Parent Angele Cade and a Los Angeles County service coordinator at the protest outside the NLACRC office in Van Nuys.

Angele Cade’s son Aundon was born prematurely at 23 weeks and three days, and has faced numerous health challenges. After his birth, he had to remain in the hospital for six months and underwent nine surgeries.

Today Aundon — now age 4 — is in preschool, is very active and is learning to walk. Cade credits his success to the early intervention and help she, her son, and family received from the service coordinator who arranged a plan of physical, occupational and speech therapy. The service coordinator helped guide them through the often difficult and cumbersome services petitions for disabled children.

Because she knows firsthand the impact these workers can make in a family’s life, Cade and several other parents joined coordinators and members of the Service Employees International Unit (SEIU), which represents these employees, at a protest outside the North Los Angeles County Regional Center (NLACRC) in Van Nuys, an agency that provides services to children for those with disabilities.

They were protesting the increasing number of cases service coordinators must carry, which they say hurts the quality of services and attention given to each family. They claim the NLACRC is not complying with the law that mandates a service coordinator for the developmentally challenged must hold a caseload that is less than one service coordinator to 84 clients. For the past two years, caseloads have exceeded 100 clients per service coordinator.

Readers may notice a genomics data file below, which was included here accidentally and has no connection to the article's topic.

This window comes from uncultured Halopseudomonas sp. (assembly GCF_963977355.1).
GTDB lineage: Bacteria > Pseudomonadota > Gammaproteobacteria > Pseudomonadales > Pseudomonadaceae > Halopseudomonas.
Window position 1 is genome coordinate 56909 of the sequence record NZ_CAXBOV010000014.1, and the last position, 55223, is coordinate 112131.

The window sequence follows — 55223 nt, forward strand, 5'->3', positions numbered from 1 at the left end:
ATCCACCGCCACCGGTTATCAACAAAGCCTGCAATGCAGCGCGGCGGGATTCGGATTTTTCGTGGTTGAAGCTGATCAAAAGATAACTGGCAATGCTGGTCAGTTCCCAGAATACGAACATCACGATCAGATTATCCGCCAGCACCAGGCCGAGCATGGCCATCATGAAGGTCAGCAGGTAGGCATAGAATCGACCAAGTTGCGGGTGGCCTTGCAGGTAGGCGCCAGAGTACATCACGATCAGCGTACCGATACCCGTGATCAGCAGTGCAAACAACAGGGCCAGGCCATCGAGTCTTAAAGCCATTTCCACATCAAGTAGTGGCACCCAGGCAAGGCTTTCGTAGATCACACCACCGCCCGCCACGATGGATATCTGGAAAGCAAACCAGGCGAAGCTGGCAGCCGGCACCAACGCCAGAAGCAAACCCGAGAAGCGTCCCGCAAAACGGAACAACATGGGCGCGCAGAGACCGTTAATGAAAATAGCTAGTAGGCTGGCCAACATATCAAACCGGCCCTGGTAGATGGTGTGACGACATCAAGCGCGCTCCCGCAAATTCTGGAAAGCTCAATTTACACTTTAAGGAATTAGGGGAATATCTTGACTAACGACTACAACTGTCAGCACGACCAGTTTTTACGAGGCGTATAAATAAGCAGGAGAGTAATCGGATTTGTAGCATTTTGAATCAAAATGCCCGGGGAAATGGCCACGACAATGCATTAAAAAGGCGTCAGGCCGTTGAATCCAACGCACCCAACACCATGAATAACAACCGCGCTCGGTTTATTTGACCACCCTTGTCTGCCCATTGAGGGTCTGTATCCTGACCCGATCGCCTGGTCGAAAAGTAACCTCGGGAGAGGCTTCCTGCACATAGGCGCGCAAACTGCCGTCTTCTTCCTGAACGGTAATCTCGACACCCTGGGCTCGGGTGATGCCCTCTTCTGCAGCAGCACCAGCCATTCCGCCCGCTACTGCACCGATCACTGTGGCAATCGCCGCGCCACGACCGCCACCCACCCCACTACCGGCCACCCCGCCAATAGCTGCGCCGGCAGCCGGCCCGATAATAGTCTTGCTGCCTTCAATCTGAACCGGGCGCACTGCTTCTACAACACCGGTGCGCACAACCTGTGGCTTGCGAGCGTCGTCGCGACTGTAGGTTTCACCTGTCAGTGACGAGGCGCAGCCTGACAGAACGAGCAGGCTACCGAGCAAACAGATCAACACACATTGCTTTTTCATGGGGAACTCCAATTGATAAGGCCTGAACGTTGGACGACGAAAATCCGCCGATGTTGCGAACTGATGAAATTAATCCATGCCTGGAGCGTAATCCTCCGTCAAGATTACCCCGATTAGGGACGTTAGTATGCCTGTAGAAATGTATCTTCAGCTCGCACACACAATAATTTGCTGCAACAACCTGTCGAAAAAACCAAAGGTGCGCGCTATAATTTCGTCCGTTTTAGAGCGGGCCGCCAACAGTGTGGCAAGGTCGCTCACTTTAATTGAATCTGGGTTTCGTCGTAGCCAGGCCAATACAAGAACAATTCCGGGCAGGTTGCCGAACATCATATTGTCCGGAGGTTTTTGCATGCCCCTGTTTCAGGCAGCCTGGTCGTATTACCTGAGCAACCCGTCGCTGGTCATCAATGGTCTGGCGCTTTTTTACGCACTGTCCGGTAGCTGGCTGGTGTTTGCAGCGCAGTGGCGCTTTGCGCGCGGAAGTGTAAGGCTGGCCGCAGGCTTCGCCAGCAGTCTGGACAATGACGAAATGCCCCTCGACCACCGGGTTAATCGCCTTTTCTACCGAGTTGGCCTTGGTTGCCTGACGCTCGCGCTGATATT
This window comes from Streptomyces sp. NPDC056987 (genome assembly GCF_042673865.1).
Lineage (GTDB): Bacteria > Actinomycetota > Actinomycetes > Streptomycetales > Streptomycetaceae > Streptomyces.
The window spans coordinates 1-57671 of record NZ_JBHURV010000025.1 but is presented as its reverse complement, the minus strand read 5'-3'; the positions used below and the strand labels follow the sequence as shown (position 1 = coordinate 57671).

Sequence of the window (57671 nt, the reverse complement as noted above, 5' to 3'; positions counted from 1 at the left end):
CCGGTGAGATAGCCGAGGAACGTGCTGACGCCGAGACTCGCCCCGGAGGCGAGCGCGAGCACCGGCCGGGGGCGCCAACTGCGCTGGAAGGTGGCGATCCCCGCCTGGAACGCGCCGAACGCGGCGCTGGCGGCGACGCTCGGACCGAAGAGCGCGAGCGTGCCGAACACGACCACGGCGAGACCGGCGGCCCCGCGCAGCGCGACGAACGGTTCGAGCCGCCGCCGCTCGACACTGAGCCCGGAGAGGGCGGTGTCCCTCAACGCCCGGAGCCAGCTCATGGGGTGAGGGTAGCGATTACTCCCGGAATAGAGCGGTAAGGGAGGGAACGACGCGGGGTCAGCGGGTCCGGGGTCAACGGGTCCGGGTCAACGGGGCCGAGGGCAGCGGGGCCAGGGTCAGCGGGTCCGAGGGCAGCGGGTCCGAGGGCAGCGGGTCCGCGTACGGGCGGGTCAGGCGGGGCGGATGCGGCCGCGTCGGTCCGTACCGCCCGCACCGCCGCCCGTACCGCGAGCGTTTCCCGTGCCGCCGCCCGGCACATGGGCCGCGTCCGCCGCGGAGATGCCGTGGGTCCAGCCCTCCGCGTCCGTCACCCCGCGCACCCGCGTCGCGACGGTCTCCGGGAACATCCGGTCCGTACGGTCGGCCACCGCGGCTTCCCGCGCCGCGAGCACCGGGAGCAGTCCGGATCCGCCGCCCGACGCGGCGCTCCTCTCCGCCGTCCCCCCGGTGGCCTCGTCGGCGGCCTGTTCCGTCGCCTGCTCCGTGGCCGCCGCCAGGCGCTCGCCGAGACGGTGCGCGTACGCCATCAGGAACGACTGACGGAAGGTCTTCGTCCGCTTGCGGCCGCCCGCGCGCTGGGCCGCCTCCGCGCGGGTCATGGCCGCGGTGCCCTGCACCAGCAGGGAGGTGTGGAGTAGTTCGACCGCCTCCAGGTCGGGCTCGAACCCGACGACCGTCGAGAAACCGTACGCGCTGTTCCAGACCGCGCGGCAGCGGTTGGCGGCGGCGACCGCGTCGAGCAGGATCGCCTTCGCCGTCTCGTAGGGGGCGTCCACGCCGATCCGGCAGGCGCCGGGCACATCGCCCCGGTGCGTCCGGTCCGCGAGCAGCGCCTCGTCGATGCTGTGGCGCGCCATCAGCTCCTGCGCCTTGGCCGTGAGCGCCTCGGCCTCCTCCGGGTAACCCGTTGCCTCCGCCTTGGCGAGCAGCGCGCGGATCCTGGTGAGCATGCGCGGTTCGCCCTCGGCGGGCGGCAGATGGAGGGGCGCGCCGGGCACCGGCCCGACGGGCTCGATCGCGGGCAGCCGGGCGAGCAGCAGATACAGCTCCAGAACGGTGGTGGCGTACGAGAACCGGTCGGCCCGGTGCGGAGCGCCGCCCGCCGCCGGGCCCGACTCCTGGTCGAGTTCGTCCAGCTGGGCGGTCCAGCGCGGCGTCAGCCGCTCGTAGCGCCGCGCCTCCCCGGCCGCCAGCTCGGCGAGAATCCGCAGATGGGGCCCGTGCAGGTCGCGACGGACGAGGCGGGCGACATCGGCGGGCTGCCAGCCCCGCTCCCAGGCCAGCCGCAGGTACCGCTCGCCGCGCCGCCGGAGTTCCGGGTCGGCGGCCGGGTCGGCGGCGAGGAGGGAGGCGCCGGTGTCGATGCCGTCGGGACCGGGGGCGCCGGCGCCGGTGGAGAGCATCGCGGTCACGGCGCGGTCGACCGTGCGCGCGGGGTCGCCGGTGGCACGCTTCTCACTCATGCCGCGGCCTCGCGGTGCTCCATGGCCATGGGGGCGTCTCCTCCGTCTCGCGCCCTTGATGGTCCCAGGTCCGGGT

Maritza Campos is a coordinator who’s had a steady increase in her caseload. She’s helped families with disabled sons and daughters for more than 24 years, and said she’s now handling over 100 cases.

This hurts her ability to interact with them and guide them appropriately, Campos said.

“Families often have difficulties navigating the different government systems, and before we could advocate more for them,” she said.

The vigil held outside the NLACRC offices comes as the union that represents service coordinators and the county continue negotiations on a contract. Roshin Mathew, a SEIU representative, said the impasse isn’t as much as increased pay and benefits, but the caseload surge.

“This is affecting parents because they’re not getting the face-to-face interaction with their service coordinator, and that’s why they decided to join in the protest,” Mathew said.

That face-to-face interaction is something Cade valued very much in her case.

Shortly after Aundon’s birth, a service coordinator visited Cade’s home to meet with them and plan the services the child — the surviving son of twins — would need to improve his quality of life. That included occupational, physical and speech therapy, and “anything that could be a challenge.”

“She just guided us and helped us and educated us and was there for us all the way as we received those services,” Cade recalled. “Everything was looked at intricately with the help of our service coordinator.”

 Aundon “has done amazingly well,” his mother said.

“A lot of that is being able to have the services, and someone to guide you who has the insights of the foundation for this type of success,” Cade said.

But Cade worries other parents won’t receive the same services her family did.

“What is at risk right now is for new parents coming in not being able to experience the relationship that benefited our son. They’ve increased their caseloads by almost double,” she said.

“It was imperative that we were given that type of education, support and communication. It was more than just meeting you. It takes an entire team to really develop a strategy that was going to give my son the type of success my son required.”

But according to Mathew, the case overload impacts the help other families like the Cades are getting. She says the increase leads to longer wait times and follow-up for families, fewer and rushed faced-to-face meetings, a lack of advocacy and no proper monitoring of vendors who provide the services.

Cade concurs.